There is no need for an immediate cut in Goods and Services Tax (GST) on automobiles since demand is upbeat, said Chairman of Maruti Suzuki RC Bhargava. The Delhi-based car maker sold nearly 10,000 cars every day during the ten days of Navratri and Dussera festivities.
While official sales data for October will be shared by the auto companies next week, initial reports state that demand across almost all segments of the industry picked up robustly with a few companies even managing to sell more this year than the festive ten days of last year.
“The auto industry has done pretty well in the second quarter and I don’t think that anybody has said that they have suffered due to lack of demand. In fact production capacity, more than anything else, is still being built up due to various constraints. Therefore if I was in the government at this point when there is no lack of demand for what can be produced, giving relief at this stage will be quite unnecessary,” Bhargava said.
The auto industry has been lobbying to bring down the GST on vehicles for several months in the hope that the government will come out with a stimulus package to spur automobile demand. Though on a temporary basis, a cut in GST to 18 percent from 28 percent was one of the several demands put forward by the auto industry.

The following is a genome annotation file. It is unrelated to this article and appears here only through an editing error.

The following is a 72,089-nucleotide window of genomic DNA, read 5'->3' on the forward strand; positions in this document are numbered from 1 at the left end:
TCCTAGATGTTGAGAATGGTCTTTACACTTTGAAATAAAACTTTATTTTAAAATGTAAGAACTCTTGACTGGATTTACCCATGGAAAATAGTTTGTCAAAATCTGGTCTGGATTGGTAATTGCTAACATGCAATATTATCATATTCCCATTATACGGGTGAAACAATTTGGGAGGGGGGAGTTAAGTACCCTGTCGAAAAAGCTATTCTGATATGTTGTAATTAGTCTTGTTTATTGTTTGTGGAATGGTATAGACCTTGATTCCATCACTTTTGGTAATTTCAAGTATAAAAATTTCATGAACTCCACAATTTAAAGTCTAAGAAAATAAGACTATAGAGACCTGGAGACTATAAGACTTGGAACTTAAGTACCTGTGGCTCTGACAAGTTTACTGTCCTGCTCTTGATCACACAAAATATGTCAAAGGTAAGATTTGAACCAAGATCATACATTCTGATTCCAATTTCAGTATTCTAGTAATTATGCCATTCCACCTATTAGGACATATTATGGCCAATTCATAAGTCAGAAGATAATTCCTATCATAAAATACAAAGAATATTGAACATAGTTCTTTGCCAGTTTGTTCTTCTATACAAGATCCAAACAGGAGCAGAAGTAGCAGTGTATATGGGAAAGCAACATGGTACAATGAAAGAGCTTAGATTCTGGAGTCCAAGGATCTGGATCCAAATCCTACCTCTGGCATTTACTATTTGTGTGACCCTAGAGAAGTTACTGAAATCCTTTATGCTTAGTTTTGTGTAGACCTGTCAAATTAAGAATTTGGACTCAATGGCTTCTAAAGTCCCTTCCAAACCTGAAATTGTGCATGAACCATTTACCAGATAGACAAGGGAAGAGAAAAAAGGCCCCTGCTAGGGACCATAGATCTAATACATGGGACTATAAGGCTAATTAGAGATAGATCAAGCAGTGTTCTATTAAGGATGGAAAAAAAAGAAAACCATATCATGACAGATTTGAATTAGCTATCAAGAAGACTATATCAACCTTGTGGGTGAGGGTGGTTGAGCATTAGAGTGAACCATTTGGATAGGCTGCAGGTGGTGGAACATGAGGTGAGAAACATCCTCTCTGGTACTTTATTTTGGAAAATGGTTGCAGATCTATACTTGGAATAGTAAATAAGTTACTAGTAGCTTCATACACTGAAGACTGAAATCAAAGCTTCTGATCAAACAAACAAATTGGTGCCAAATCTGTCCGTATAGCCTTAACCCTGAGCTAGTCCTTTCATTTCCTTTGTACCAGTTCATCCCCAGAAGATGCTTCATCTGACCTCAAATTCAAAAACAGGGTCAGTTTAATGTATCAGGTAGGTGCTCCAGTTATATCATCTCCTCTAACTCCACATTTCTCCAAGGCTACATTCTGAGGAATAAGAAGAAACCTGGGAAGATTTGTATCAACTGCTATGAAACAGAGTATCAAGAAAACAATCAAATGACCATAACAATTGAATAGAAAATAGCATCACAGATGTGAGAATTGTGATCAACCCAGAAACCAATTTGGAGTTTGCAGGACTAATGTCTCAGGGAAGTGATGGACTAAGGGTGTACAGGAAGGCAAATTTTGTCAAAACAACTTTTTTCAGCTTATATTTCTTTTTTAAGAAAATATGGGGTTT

But with demand returning to pre-COVID-19 levels for most companies the expectation of a GST cut has started to fade away. India’s largest two-wheeler maker Hero MotoCorp, for instance, recorded 96 percent sales during the ten days of Navratri and Dussera compared to the same period last year.
Factories of most automakers have been running at 70-75 percent utilisation levels in the past two months, the frequency of component supplies showed.
“Today I am selling everything I can produce. If the GST went down and demand increased by another 30 percent I would not have cars to sell,” added Bhargava.
The industry fears that upward trend in demand may not sustain beyond the festive days and may sputter in the final quarter of the year. "At that time the government can relook at the demand of cutting GST," said Bhargava.
“The present situation is that we did okay business in Q2 and Q3, the market situation looks quite adequate and we will not have a situation where we will have surplus stock available with us. At this point, any GST impact in the third quarter does not arise. The question is what steps will the government take when demand starts falling off some time next year. I have no reason to say it will but the government would like to take a view of what they can do or would like to do at that time,” added Bhargava.